Review by Brian Lee Crowley

Gordon Pitts’ book has the vices of its virtues. Its virtues are two. It details a little-known (outside Atlantic Canada) regional business élite which has earned great success, often in the face of some daunting odds. And it tells the story of that élite with some wonderful pen portraits conveying both the idiosyncratic charm and the swashbuckling personalities of this close-knit and unusual world.

Its corresponding vice is that it takes a few good yarns about some seminal figures in the region’s recent business history and fashions from them a Theory. This Theory, worthy of the most fervid conspiracist, holds these people constitute a “Maritime Mafia” who are not merely the toast of Canadian business and the gold standard of Canadian management. Through their political face, former New Brunswick Premier Frank McKenna, they are also increasingly close to the seats of power in Ottawa and Washington.

Pitts is not satisfied with being able to retail the stories of remarkable business successes across or finding their origins in Atlantic Canada, the Irvings, the Sobeys, the Rowes, the Risleys and others. Each of these stories is a testament to the ability of intelligence and sheer cussedness to prevail in a region hostile to and bitterly envious of success.

Starting with the usual blarney about Atlantic Canada exercising a quasi-mystical hold over its offspring, who exult in sailing and golfing in the bracing salt air, Pitts throws into his Theory of God, the Maritimes and Everything tidbits like the X Ring (worn by grads of St. Francis Xavier University) and a “viable [Newfoundland] music industry built on a population of 513,000 people.” He is unfazed by the fact you couldn’t pay many expats enough money to make them return for any reason, for 7 months of the year sailing and golfing are out of the question, many of the people he profiles couldn’t wait to get out of university and found little they valued there (except maybe their spouses and their networks) and couldn’t tell the difference between Great Big Sea and Barenaked Ladies or Shania Twain.

Intelligent and driven people are to be found everywhere. And when you grow up in a small place, you get to know most everyone. When lack of opportunity spreads your classmates to the winds, you end up with a great national and international network. So when you need capital, who do you call? The person you knew growing up who now has control of the Bank of Nova Scotia, like Cedric Ritchie or Peter Godsoe. Need an entrée in Alberta? Call your old Dalhousie law school chum and now Calgary power-lawyer Jim Palmer. The UK? Margaret Thatcher’s favourite businessman, Dal law alumnus Sir Graham Day.

But what is unique about this? The same could be said about folks from Saskatchewan, who run much of the oil patch and Ottawa or the Hongkong immigrants in Vancouver, Calgary, and Toronto. And there are small town and rural business empires everywhere. The behaviour of people and institutions such as universities and families described in the book is universal, not particular.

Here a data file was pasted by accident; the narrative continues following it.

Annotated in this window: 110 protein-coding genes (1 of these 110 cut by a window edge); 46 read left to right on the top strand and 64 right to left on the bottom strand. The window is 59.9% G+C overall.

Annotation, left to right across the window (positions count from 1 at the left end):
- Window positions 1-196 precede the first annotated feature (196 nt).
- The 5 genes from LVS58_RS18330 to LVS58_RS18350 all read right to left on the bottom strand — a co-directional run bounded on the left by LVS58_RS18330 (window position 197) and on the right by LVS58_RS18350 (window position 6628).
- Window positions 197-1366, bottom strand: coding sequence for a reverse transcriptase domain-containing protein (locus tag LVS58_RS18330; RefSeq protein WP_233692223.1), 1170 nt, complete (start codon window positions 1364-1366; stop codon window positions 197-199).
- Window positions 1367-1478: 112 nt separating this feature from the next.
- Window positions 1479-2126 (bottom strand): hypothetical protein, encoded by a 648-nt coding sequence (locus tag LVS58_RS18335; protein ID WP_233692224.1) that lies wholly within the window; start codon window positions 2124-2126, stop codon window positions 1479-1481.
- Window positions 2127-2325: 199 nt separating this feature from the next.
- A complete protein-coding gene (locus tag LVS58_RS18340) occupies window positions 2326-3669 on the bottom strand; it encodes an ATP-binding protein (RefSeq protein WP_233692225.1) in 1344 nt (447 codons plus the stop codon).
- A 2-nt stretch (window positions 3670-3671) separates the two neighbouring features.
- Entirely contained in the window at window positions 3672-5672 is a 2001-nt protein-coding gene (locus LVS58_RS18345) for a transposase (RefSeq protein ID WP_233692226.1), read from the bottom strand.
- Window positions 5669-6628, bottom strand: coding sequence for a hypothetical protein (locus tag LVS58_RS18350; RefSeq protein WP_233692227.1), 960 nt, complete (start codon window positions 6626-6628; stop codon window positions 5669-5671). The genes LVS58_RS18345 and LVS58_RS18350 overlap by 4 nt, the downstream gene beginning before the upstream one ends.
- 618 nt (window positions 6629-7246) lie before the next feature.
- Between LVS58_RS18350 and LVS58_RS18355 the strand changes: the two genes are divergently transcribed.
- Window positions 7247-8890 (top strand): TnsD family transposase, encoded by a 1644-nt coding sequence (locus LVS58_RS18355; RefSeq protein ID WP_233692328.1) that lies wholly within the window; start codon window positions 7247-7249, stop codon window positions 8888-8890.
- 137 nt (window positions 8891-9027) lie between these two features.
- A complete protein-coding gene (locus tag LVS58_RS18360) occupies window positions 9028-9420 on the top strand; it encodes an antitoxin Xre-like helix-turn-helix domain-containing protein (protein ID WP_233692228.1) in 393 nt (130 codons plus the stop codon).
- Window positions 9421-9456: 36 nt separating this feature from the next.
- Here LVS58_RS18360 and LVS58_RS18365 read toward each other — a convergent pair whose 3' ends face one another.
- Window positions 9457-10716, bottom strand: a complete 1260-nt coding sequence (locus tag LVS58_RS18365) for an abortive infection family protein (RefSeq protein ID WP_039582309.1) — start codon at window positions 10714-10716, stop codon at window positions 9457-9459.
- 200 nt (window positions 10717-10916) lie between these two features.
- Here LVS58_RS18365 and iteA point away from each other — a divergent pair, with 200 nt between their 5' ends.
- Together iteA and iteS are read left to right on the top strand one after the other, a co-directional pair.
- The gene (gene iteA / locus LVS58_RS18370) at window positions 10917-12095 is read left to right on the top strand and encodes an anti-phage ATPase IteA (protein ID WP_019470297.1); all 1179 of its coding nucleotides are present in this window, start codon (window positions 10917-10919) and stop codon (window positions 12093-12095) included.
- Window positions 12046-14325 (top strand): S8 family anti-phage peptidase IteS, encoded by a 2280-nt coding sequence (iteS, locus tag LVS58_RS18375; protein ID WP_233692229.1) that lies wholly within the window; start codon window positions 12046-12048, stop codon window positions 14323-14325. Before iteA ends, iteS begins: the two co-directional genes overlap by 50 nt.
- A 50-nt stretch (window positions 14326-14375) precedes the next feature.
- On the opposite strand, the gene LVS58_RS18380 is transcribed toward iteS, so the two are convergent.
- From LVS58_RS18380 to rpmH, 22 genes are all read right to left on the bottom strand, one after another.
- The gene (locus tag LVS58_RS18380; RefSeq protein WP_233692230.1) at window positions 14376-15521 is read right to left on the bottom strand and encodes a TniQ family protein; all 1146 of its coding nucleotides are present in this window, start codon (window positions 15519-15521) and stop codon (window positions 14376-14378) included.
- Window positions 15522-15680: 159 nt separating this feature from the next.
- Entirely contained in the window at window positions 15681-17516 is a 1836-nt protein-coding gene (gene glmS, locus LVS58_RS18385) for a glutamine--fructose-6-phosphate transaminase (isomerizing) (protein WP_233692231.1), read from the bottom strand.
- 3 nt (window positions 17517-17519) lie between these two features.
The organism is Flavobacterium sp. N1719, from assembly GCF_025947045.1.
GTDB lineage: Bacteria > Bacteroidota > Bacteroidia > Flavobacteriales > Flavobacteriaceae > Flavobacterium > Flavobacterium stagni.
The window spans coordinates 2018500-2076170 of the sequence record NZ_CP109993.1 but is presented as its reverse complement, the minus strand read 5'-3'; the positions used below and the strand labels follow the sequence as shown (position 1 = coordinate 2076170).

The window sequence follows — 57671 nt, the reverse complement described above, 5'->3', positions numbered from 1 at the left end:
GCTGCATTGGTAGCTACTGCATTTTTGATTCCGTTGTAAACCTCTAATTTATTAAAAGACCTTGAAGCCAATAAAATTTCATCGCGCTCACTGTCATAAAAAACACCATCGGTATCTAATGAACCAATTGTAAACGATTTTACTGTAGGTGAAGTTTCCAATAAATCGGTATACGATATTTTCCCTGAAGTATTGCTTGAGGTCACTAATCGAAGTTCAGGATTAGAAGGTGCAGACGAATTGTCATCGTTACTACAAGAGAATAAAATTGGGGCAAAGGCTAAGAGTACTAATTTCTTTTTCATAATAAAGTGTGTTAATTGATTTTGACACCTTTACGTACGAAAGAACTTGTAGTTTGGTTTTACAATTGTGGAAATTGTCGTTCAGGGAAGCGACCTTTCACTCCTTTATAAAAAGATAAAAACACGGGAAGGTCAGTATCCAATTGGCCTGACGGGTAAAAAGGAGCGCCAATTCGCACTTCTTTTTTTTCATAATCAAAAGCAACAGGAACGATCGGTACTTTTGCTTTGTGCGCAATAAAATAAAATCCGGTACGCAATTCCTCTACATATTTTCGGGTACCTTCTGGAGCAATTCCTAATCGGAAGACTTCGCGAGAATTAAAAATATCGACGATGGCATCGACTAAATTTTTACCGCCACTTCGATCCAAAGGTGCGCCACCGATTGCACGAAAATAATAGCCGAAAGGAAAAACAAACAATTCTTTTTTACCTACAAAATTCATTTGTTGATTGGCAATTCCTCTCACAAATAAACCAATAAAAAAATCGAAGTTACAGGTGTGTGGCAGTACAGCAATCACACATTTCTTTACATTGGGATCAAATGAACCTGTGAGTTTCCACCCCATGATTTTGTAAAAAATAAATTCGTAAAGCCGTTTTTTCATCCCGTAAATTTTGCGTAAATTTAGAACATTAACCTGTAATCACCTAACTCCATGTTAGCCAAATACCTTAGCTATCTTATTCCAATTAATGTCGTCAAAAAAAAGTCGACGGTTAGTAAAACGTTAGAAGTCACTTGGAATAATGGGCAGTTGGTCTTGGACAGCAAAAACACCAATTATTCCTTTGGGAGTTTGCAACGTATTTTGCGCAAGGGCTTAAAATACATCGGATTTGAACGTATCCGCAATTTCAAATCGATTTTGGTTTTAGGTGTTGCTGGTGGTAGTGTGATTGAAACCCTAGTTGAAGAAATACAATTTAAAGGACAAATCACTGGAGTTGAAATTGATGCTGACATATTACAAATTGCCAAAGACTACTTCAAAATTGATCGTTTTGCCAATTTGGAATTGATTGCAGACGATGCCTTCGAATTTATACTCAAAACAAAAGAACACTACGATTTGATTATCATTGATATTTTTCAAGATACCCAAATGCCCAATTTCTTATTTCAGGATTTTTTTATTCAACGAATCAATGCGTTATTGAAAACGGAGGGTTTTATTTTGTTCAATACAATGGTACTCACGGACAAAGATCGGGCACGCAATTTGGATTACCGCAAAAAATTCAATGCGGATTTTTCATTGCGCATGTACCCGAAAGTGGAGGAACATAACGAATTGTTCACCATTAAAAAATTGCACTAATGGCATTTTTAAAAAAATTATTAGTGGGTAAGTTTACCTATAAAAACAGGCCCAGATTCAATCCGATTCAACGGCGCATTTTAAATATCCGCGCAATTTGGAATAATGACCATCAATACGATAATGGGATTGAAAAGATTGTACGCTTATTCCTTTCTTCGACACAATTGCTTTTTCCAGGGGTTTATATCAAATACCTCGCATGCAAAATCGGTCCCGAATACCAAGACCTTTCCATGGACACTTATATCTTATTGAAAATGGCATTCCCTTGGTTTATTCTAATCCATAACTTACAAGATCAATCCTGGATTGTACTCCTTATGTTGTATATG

This is not to downplay the tremendous contributions of many of the individuals featured in the book, including my favourite, Purdy Crawford, who has been one of Canada’s most influential businessmen not just because of his success at Imasco, or his influence on business law, but because of his impressive mind and his moral stature as the conscience of the corporate world.

Stripped of its self-aggrandizing rhetoric, this is really a book about family business – hardly surprising for an author who has spent a lot of time studying…family business and its peculiar challenges. Now that’s something Atlantic Canada has a lot of. What draws attention is the size of the successes, such as the Irvings, the McCains and the Sobeys, but their size is exaggerated by the miniature scale of the background against which they operate.

While the dynastic challenges of great business families are all very interesting, however, the great questions Maritimers and Newfoundlanders have to wrestle with are why their business successes are so heavily concentrated in natural resources, manufacturing and retail, why so many waves of industrial revolution pass us by, why, for a place with allegedly such a great quality of life our population is in decline, and why two thirds of the paltry number of immigrants who arrive leave again within three years.

The answer is partly contained in the silences of Pitt’s book. This is still a place where who you are matters more than what you can do. Many of the people he talks about in the Atlantic diaspora left because they knew the region was not a meritocracy but an old boys’ network. Given the obsession with family control that pervades the book, is it any wonder people with ambition but the wrong family names often find it easier to take their brains and Maritime values down the road?

Review by: Brian Lee Crowley is president of the Atlantic Institute for Market Studies (, a public policy think tank in Halifax. E-mail: [email protected].